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Report: 34 Washington County Public Schools students are pregnant

If trend continues, the county could end up with nearly 100 teenage pregnancies this year

January 15, 2013|By DAVE McMILLION | davem@herald-mail.com

In a report that left two Washington County Board of Education members feeling “shocked” and “depressed,” a team of local health care providers and other officials told the board Tuesday afternoon that there have been 34 teenage pregnancies this school year and that in some cases children in the community are becoming sexually active as young as 8 years old.

There were 44 teenage pregnancies last school year, and if this school year’s trend continues, the county could end up with nearly 100 teenage pregnancies this year, the team told the board.

Some of the experts attributed the problem to teenagers who are left alone at home for long periods of time and teens growing up in homes where there is no conversation about responsible sexual behavior.

“Something is happening in our community and we have to take action now,” said Shalom Black Lane, director of Teens Have Choices.

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Officials from other organizations such as the Family Center and the Community Free Clinic of Washington County said they have programs to deal with teenage pregnancy but board members and officials from the organizations talked about the need for more long- and short-term efforts to curb teenage pregnancy.

Robin E. Roberson, director of the Community Free Clinic, talked about children in the community being “very sexually active” and that some of them are as young as 8 years old. Black Lane said the average age that teenagers becoming sexually active is 13 1/2. In 2005, the age was 15, Black Lane said.

Roberson emphasized the need to get more information out in schools about resources that can help teens avoid pregnancy.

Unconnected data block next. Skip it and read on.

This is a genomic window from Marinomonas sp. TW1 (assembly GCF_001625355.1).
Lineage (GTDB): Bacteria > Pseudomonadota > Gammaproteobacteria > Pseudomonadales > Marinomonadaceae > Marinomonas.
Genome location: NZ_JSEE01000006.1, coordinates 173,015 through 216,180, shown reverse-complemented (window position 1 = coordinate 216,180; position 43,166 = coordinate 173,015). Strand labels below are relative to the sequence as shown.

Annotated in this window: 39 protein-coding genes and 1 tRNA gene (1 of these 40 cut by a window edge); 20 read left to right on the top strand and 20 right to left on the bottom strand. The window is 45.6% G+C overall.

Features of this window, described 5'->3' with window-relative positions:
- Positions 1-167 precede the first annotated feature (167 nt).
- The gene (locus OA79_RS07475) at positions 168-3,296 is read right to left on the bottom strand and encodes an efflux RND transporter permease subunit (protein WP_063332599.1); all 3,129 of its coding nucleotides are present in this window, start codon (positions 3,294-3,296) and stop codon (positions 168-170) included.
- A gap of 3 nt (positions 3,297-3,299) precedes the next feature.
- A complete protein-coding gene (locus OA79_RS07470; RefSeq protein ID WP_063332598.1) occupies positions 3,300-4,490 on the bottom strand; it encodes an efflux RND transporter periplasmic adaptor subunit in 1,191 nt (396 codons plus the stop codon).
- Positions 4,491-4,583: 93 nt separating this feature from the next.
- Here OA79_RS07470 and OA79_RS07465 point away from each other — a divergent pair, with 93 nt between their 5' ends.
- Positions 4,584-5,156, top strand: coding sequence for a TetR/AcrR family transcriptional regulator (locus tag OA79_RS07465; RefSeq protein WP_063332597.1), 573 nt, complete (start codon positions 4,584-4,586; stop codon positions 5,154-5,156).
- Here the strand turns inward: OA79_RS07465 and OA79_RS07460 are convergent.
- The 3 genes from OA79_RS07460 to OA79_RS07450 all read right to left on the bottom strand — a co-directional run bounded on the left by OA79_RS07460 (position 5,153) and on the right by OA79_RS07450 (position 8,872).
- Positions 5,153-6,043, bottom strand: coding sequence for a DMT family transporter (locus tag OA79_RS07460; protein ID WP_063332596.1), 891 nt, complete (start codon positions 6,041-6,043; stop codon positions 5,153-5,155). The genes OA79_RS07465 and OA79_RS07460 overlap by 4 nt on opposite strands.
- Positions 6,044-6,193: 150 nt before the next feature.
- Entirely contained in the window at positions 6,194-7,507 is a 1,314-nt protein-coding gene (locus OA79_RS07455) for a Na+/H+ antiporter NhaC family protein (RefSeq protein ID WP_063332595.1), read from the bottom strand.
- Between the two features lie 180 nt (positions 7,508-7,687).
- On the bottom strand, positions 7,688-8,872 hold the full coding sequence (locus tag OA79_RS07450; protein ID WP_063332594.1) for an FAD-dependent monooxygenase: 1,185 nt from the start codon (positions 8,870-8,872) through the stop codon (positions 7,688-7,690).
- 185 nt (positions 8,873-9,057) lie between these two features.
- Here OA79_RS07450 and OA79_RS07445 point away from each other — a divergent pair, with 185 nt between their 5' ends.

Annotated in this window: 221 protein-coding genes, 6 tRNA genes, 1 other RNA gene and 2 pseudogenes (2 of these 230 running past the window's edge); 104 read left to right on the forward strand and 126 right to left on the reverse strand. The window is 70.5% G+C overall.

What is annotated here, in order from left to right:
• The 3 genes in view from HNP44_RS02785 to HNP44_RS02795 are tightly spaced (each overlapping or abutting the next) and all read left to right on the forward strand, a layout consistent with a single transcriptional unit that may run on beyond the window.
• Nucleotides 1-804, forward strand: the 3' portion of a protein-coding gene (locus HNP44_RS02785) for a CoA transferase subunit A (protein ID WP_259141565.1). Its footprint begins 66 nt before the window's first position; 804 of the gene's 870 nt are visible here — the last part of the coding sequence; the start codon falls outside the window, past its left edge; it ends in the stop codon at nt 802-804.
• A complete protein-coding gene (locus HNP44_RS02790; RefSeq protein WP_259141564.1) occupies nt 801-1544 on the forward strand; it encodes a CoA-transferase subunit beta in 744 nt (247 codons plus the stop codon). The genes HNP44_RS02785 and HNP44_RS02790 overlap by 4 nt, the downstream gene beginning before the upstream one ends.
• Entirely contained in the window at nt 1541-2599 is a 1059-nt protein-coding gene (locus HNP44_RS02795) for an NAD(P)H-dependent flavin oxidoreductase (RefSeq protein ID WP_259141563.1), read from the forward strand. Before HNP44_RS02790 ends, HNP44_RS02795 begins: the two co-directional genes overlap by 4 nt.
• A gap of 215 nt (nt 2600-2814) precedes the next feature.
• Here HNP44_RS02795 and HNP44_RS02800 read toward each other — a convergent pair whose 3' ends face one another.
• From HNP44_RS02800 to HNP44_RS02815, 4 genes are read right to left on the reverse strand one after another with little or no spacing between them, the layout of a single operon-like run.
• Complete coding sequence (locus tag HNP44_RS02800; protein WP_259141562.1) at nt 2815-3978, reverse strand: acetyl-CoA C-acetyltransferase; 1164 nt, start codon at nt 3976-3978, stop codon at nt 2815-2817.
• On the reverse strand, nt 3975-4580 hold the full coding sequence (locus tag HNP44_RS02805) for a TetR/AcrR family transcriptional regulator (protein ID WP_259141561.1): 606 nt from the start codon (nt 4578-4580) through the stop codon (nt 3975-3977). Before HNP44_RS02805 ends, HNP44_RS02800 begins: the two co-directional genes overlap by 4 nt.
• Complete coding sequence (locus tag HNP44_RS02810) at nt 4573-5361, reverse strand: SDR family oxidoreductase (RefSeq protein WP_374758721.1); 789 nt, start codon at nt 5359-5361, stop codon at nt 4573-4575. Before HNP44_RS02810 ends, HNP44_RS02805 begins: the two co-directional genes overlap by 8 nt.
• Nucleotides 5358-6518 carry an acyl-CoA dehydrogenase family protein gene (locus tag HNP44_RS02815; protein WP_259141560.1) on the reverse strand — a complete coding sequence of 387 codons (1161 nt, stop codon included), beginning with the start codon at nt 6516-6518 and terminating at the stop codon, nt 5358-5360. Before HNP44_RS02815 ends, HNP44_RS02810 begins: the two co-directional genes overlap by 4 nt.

Roberson said there is a situation at one of the high schools where a group of girls are trying to get pregnant so they can raise babies together.

“They are all on a mission to get pregnant,” said Roberson, adding that the girls have “multiple partners.”

Roberson said many of the pregnant teens come from single parent homes where the children are being left alone for a long period of time with no supervision.

“So they are looking to other things for entertainment,” Roberson said.

In other homes, teenagers report having no conversation with their parents about responsible sexual behavior. Teenagers are also having sex early because they are looking for affection, Roberson said. They also having babies so someone will love them, Roberson said.

“It’s very sad,” Roberson said.

Joseph P. Ross, president and chief executive officer of Meritus Health and part of the team giving the report, said he believed it is important to engage teenagers more in discussion about responsible sexual behavior. Ross said he also believes it is important for school nurses in the county’s high schools to dispense condoms to students if they ask for them.

Ross said 404 students were surveyed and 79 percent believe that condoms should be made available to them.

“This is something on the minds of kids,” Ross said.

Board of Education member Donna Brightman said she was feeling “depressed” over the teenage pregnancy report and wanted to know why the school culture “seems to be going backwards.”

Brightman asked Superintendent of Schools Clayton Wilcox for his input.

Wilcox said there will have to be short-term solutions involving help from Meritus Medical Center and from within the school system. But Wilcox said there will have to be a long-term plan that should be formulated by the summer so it can be ready to be implemented by the next school year.

“We have a real challenge before us,” Wilcox said. When asked after the meeting about condoms being dispensed to students who ask for them, Wilcox said that might be a possibility, but it will be part of a broader effort to battle teenage pregnancy.

Board of Education member Paul Bailey said he was “in shock, I guess” over the report, although he said it’s an issue that has faced the county before.

Board of Education President Justin Hartings said the issue is proof that society’s problems become the school system’s problems. While the priority of the school system is to educate students, school officials “can’t be naive about all the other things” and a long-term plan needs to be formulated to reverse the teenage pregnancy rate.

Ross said Meritus Health will partner with the board of education and community groups to recommend “evidence-based programs” that will involve counseling, education and contraception to battle teenage pregnancy. Meritus Health will also work with the school system on broader programs, Ross said.

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